UAB Students Dance The Night Away For Children’s Patients Who Can’t
FOR IMMEDIATE RELEASE
- Andi Sims, 205-213-7955 (firstname.lastname@example.org)
BIRMINGHAM (Apr. 12, 2013) – Staying up at all hours of night may be nothing new to college students, but standing up and dancing for 15 hours straight can be challenging for anyone. A group of University of Alabama at Birmingham (UAB) students will be doing just that on Friday, April 19 from 7 p.m. until Saturday, April 20 at 10 a.m. at the UAB Campus Recreation Center (1501 University Blvd.) to benefit the patients of Children’s of Alabama.
In its first year as a new student organization on campus, the UAB Dance Marathon is a student-run, year-long fundraising effort which culminates in a 15-hour no-sitting, no-sleeping dance marathon on campus. UAB Dance Marathon enlists the support of many student organizations and teams of students across UAB’s campus who participate by personal fundraising and attending several fundraising events throughout the year. All money raised by the UAB Dance Marathon goes to Children’s of Alabama through Children’s Miracle Network Hospitals. At the overnight event, UAB athletes, personalities and entertainment will stop by to lend their support and encouragement to the dancers, and miracle stories will be shared about children who have benefited from the care they received at Children’s.
Among the stories of courage and inspiration is Elijah Seritt – who has battled brain cancer at Children’s since 2008 at the age of 19 months with 17 surgeries, chemotherapy and two stem cell transplants. He continues to receive physical, speech and occupational therapy through outpatient services. Elijah’s father, Gary, said, “He’s had a lot of therapy, and it’s been a long row to hoe for about two or three years. Yet, the best picture is that there’s a walker over there that’s lonely. We were told he might never walk unassisted again, but Elijah’s beaten the odds.” As one of UAB basketball’s biggest fans, Elijah was adopted into the Blazer family last year. During the season, he visited with the team who were inspired by how Elijah has overcome his circumstances and flourished despite his prognosis.
Children’s Miracle Network Dance Marathon was founded by Indiana University students in 1991 in memory of Ryan White. Since its inception, it has grown to more than 100 universities and colleges across the country. Entirely student run and all donating 100 percent of the funds directly to the local children’s hospital, Dance Marathons have become a tradition on campus and in the community. UAB Dance Marathon Staff/Faculty Advisor Kira Siegel said, “Year in and year out, college students throw the biggest party of the year for hospitals’ youngest patients. We stay on our feet for hours in honor of children who have been through so much. We dance for those who can’t.”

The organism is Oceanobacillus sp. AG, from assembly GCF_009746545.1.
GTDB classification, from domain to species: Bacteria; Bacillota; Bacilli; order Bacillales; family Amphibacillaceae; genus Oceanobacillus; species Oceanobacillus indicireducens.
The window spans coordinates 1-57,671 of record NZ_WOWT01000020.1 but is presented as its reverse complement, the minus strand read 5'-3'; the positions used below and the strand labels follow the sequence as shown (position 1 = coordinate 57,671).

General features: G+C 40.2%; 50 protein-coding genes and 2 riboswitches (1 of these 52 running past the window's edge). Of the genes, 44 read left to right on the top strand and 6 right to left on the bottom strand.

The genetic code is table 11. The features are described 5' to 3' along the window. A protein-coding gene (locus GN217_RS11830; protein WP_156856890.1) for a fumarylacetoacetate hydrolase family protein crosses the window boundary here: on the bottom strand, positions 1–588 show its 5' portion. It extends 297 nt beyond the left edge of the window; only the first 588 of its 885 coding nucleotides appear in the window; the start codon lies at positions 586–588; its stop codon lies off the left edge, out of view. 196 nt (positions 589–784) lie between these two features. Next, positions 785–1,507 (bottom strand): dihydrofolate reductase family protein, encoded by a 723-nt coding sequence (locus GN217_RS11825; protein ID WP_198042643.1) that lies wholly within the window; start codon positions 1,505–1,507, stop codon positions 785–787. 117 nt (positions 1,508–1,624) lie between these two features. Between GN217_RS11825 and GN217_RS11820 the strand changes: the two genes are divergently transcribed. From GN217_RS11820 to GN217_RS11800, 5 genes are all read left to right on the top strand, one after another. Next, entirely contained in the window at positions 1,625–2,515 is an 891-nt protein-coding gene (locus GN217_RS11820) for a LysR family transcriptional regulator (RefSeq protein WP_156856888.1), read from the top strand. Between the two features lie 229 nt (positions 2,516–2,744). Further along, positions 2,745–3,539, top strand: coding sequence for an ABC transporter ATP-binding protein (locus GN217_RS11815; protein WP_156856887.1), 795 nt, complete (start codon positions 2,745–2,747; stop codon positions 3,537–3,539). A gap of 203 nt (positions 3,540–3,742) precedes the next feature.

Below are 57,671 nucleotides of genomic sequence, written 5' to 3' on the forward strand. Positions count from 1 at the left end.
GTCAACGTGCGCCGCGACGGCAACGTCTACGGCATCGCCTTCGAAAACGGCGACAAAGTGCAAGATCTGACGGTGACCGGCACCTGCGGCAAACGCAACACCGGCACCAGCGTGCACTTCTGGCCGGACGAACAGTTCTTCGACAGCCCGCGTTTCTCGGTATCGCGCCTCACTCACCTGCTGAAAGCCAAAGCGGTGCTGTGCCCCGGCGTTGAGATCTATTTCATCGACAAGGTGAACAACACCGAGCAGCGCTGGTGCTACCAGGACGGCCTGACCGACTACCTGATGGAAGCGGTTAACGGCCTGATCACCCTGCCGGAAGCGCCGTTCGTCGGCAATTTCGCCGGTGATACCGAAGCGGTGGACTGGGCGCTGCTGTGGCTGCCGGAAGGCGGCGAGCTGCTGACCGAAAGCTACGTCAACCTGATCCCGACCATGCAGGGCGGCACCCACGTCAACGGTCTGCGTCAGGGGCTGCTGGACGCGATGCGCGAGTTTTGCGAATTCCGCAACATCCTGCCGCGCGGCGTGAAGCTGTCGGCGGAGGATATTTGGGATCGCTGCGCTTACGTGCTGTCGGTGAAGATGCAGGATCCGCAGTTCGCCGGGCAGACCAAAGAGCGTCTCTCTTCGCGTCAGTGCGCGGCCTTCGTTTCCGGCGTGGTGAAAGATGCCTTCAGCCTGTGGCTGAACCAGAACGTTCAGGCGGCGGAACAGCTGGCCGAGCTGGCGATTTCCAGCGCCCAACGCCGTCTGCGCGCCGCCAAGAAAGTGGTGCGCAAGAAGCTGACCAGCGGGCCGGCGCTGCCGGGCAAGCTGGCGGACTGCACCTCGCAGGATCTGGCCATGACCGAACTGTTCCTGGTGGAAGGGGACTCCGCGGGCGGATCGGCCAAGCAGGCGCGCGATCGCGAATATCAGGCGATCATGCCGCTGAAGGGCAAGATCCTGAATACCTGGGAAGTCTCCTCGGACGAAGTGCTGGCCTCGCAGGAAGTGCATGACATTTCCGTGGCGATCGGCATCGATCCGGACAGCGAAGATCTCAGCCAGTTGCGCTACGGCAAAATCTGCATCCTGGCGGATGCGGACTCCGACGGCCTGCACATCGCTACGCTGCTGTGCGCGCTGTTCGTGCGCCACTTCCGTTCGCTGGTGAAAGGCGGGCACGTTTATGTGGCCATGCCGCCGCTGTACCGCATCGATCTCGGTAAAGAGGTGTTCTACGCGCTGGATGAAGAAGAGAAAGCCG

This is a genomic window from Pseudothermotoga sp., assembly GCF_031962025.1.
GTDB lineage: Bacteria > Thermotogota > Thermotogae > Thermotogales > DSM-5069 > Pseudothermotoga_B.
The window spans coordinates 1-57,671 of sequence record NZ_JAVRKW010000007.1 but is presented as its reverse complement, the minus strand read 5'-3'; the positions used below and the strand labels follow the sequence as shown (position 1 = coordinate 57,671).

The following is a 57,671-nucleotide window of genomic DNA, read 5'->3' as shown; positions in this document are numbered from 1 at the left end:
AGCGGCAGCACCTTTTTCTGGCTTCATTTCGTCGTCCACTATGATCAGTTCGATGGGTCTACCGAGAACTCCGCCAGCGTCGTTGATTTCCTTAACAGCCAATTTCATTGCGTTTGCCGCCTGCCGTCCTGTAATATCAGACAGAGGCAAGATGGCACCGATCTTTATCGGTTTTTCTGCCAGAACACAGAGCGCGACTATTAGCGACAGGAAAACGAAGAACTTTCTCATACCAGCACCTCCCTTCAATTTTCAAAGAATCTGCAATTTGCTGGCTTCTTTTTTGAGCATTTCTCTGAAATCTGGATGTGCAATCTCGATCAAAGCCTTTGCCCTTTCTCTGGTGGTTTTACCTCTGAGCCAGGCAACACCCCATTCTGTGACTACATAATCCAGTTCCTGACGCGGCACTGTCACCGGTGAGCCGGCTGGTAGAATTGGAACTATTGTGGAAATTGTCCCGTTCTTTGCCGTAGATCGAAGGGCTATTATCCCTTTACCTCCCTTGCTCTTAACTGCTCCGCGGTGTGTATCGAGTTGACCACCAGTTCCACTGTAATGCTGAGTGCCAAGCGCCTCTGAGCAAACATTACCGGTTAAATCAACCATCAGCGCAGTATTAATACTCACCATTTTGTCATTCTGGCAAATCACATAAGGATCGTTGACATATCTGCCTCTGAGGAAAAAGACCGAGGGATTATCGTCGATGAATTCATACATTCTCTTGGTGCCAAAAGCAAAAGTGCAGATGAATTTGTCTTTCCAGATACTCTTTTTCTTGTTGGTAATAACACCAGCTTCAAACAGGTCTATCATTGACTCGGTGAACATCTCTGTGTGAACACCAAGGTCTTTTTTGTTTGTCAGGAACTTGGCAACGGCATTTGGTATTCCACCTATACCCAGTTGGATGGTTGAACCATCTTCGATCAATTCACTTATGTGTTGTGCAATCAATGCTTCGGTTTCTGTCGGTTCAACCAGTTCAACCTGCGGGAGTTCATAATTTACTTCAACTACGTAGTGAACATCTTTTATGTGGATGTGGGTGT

Children’s of Alabama, which was among the first to join Children’s Miracle Network Hospitals (CMNH), raised $1.92 million through CMNH campaigns and partners last year, and 100 percent of the dollars raised locally goes directly to Children’s of Alabama. Nationally, CMNH raised more than $300 million dollars in 2012 — which testifies to the teamwork shown by the families, friends, advocates of children and sponsors who want to help millions of kids overcome diseases and injuries of every kind by providing the finest medical care, life-saving research and preventative education available.
Children’s of Alabama has provided specialized medical care for ill and injured children across the state and throughout the southeastern U.S. since 1911. For the past three years, Children’s has been ranked among the best children’s hospital programs in the nation by US News & World Report. Last year, patients made more than 670,000 outpatient and nearly 14,000 inpatient visits to Children’s from every county in Alabama and from 41 other states and four foreign countries. With more than 2 million square feet, it is the third largest pediatric medical facility in the U.S. Children’s offers inpatient and outpatient services across its Russell Campus on Birmingham’s historic Southside with additional outpatient services provided at Children’s South and Children’s on 3rd. Primary care is provided at more than a dozen medical offices in communities across central Alabama. Children’s of Alabama is the only medical center in Alabama dedicated solely to the care and treatment of children. It is a private, not-for-profit medical center that serves as the primary site of the University of Alabama at Birmingham (UAB) pediatric medicine, surgery, research and residency programs. Children’s recently moved much of its inpatient services into a new building named The Benjamin Russell Hospital for Children. More information is available at www.childrensal.org